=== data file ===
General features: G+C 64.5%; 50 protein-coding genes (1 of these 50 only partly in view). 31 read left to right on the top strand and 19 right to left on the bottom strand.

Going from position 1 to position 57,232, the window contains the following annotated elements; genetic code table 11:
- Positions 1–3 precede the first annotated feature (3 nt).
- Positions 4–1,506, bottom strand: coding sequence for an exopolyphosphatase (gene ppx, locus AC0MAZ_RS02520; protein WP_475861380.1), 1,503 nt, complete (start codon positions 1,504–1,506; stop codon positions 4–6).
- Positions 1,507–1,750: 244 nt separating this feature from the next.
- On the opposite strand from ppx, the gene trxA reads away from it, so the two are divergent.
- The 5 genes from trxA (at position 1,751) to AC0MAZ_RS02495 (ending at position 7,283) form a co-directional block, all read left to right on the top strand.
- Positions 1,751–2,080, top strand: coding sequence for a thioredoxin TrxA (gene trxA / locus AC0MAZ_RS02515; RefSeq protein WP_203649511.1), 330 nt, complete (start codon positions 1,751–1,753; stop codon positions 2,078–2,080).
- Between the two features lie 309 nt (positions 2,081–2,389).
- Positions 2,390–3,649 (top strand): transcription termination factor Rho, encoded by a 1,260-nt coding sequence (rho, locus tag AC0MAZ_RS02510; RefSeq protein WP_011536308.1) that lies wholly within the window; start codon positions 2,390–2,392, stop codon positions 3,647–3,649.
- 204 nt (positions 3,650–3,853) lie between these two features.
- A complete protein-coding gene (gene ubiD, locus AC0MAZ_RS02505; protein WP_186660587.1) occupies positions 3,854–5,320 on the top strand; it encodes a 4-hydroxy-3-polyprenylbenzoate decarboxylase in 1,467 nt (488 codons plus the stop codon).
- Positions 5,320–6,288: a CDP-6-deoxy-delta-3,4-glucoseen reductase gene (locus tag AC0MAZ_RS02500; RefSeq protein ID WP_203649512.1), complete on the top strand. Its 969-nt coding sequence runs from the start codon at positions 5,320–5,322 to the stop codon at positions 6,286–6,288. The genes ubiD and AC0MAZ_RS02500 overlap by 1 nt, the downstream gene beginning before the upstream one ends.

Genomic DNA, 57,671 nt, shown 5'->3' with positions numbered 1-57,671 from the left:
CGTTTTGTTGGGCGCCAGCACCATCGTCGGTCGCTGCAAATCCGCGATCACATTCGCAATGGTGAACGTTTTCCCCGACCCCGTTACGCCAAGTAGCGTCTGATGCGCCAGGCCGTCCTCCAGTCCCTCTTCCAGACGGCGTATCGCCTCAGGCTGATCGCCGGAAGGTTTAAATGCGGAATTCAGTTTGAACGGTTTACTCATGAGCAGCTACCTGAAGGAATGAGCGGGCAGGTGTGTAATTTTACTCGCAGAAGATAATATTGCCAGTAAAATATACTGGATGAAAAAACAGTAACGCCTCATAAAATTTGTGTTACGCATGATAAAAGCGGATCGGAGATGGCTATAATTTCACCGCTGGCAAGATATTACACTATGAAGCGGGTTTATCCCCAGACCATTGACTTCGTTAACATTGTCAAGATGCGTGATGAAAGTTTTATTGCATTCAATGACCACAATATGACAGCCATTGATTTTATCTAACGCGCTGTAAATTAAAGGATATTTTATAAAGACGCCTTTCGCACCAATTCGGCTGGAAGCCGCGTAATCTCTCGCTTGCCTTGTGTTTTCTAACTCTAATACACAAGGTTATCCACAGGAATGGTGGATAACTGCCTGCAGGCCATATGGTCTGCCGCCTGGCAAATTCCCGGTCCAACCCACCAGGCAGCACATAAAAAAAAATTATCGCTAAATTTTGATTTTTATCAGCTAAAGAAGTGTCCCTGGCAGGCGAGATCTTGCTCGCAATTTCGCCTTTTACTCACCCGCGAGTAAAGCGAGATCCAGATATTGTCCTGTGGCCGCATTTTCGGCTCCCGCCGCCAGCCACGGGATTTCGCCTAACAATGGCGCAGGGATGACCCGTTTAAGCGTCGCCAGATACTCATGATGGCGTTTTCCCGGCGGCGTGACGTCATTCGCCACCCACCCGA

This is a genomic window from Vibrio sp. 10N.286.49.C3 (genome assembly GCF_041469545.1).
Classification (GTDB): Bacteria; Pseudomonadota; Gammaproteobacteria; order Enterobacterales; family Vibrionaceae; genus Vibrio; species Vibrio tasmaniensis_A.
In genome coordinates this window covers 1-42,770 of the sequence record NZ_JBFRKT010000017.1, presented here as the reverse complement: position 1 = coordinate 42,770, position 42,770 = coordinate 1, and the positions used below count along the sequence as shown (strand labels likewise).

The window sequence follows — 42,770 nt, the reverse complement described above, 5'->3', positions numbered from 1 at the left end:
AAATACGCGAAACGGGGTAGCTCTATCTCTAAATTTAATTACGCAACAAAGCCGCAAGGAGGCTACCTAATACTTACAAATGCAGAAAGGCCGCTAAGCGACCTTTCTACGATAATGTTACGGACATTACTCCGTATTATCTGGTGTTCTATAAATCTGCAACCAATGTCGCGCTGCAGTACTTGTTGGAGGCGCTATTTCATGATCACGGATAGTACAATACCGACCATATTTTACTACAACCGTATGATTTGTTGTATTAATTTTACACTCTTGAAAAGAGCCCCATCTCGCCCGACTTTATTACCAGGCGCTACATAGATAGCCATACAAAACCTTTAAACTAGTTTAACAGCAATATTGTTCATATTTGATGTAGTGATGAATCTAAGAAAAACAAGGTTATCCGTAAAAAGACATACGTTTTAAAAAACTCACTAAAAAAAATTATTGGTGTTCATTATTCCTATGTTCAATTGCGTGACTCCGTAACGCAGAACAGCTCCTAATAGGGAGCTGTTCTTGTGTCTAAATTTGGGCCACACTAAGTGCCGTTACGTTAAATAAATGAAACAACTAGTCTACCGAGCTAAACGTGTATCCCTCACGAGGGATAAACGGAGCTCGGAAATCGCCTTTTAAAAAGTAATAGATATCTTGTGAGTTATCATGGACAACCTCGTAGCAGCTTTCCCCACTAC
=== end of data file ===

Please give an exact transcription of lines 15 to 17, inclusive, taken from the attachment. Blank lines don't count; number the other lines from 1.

CGTTTTGTTGGGCGCCAGCACCATCGTCGGTCGCTGCAAATCCGCGATCACATTCGCAATGGTGAACGTTTTCCCCGACCCCGTTACGCCAAGTAGCGTCTGATGCGCCAGGCCGTCCTCCAGTCCCTCTTCCAGACGGCGTATCGCCTCAGGCTGATCGCCGGAAGGTTTAAATGCGGAATTCAGTTTGAACGGTTTACTCATGAGCAGCTACCTGAAGGAATGAGCGGGCAGGTGTGTAATTTTACTCGCAGAAGATAATATTGCCAGTAAAATATACTGGATGAAAAAACAGTAACGCCTCATAAAATTTGTGTTACGCATGATAAAAGCGGATCGGAGATGGCTATAATTTCACCGCTGGCAAGATATTACACTATGAAGCGGGTTTATCCCCAGACCATTGACTTCGTTAACATTGTCAAGATGCGTGATGAAAGTTTTATTGCATTCAATGACCACAATATGACAGCCATTGATTTTATCTAACGCGCTGTAAATTAAAGGATATTTTATAAAGACGCCTTTCGCACCAATTCGGCTGGAAGCCGCGTAATCTCTCGCTTGCCTTGTGTTTTCTAACTCTAATACACAAGGTTATCCACAGGAATGGTGGATAACTGCCTGCAGGCCATATGGTCTGCCGCCTGGCAAATTCCCGGTCCAACCCACCAGGCAGCACATAAAAAAAAATTATCGCTAAATTTTGATTTTTATCAGCTAAAGAAGTGTCCCTGGCAGGCGAGATCTTGCTCGCAATTTCGCCTTTTACTCACCCGCGAGTAAAGCGAGATCCAGATATTGTCCTGTGGCCGCATTTTCGGCTCCCGCCGCCAGCCACGGGATTTCGCCTAACAATGGCGCAGGGATGACCCGTTTAAGCGTCGCCAGATACTCATGATGGCGTTTTCCCGGCGGCGTGACGTCATTCGCCACCCACCCGA

This is a genomic window from Vibrio sp. 10N.286.49.C3 (genome assembly GCF_041469545.1).
Classification (GTDB): Bacteria; Pseudomonadota; Gammaproteobacteria; order Enterobacterales; family Vibrionaceae; genus Vibrio; species Vibrio tasmaniensis_A.